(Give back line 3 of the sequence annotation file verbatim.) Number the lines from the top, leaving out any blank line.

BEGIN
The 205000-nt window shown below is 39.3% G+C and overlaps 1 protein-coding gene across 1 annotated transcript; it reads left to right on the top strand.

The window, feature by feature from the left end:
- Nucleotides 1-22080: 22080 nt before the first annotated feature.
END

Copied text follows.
- Nucleotides 1-22080: 22080 nt before the first annotated feature.